I have typically used The Weather Channel app. It is a good app but a bit cluttered. When it was announced that Apple had purchased Dark Sky I thought I would give the app another try. It needs some improvement in the graphics but overall I like it.
However, when checking the forecast for precipitation I noticed that the percentage that shows up for the day does not match the percentages throughout the day. See the attached.
Is this typical?
As I recall, this was one reason that I dropped one or the other of the weather apps. I could never quite understand exactly why the hourly precipitation percentages could not “match up with” the daily value. It was not that the math might have been beyond me, it was that I needed a bit more confidence that a value of 25% on the daily was not suddenly going to be because 15 min at lunch time was 100% thunderstorms.
I should hope as you that somewhere on this forum a meteorologist might explain what we should expect in these reports of rain percentages.
Dark Sky uses GPS to give me an extremely local forecast which I’ve noticed frequently becomes more accurate as an event like rain approaches. At noon, it might predict rain at 3:00 pm, by 1:00p that might have changed to 2:40. By 2:00pm it’s usually on the money.
I rarely look at that percentage. I can’t recall when I purchased the app but it’s probably been at least 4 years ago. If it says its going to rain tomorrow, I pack my umbrella and check it again when making plans for lunch.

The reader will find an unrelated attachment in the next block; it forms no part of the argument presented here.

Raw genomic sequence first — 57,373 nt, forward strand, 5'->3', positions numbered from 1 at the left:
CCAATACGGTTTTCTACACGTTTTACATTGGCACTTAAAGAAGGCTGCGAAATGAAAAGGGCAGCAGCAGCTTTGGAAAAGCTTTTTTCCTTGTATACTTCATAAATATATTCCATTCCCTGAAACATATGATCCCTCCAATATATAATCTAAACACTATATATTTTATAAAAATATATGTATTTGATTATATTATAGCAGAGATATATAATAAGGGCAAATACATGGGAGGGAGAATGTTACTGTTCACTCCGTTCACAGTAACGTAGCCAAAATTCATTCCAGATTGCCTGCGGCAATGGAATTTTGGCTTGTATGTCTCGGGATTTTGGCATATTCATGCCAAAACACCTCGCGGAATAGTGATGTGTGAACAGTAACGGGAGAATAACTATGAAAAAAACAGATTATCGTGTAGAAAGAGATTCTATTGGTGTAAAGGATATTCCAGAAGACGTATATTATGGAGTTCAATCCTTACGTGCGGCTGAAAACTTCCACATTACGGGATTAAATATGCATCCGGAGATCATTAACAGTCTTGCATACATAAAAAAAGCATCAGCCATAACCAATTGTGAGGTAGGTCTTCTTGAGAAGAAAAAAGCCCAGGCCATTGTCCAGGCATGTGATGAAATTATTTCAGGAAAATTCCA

According to the National Weather Service, if you see a 40 percent chance of rain, “there is a 40 percent chance that rain will occur at any given point in the area.” The “Probability of Precipitation” (PoP) simply describes the probability that the forecast grid/point in question will receive at least 0.01" of rain.
To expand on @bowline’s comment, your picture says, first, “There is a 50% chance it’s going to rain today (Sunday).” Second, “There’s a 1% chance it’s going to rain around midnight.” Third, “It’s not likely to rain between 2 A.M. and 8 A.M.” Later, “There’s a 10% chance it’s going to rain around 6 P.M.” And so on.
FWIW, I have found Dark Sky to be very inaccurate. Other third-party weather apps are also inaccurate, though less so.
In my experience, the most accurate weather app is the stock Apple app.
But I keep trying others because if I did not I would not be allowed here.
Here’s what I don’t like about the Apple app: I look at the forecast icon, it shows rain. Then I look at the detailed forecast, and it shows NO rain until 7 pm. I don’t get that.
The probability events for each hour are probability (ha!) not independent, so their sum won’t be a simple sum.
For the last 14 months on iOS I’ve been using the Hello Weather app, unlocked. (It’s free, but you can unlock extra features for $8.99/yr.) Unlocked, you can switch between real-time weather and extended forecasts from four different sources: DarkSky, TheWeatherChannel, AccuWeather, and AerisWeather. I’ve regularly checked and compared predictions between them all and found that TheWeatherChannel has been just as accurate as DarkSky… yet they differ at any given moment in their results! So when I’m out I switch between them if I think there’s imminent precipitation.
I’m mostly staying indoors as a result of the pandemic so I haven’t needed to consult the app much in the last few weeks, but having bought the DarkSky app years ago, I get Notifications through it when it’s about to rain or about to stop raining; perhaps something’s changed recently but those Notifications have gotten really good.
According to Hello Weather’s blog they already have plans in place to replace DarkSky’s forecasts for the pro-unlock users once its API stops working.
I’d like error bars on their estimates, but consumer weather apps don’t really do that. I do better intuiting what the graph means than trying to rigidly plan on the numbers.
I haven’t spent enough time yet with Dark Sky to know its accuracy but when I did a search, for my area The Weather Channel was rated as the most accurate. Apple’s weather app uses The Weather Channel for its data.
Possibly the Many Worlds Hypothesis explains it?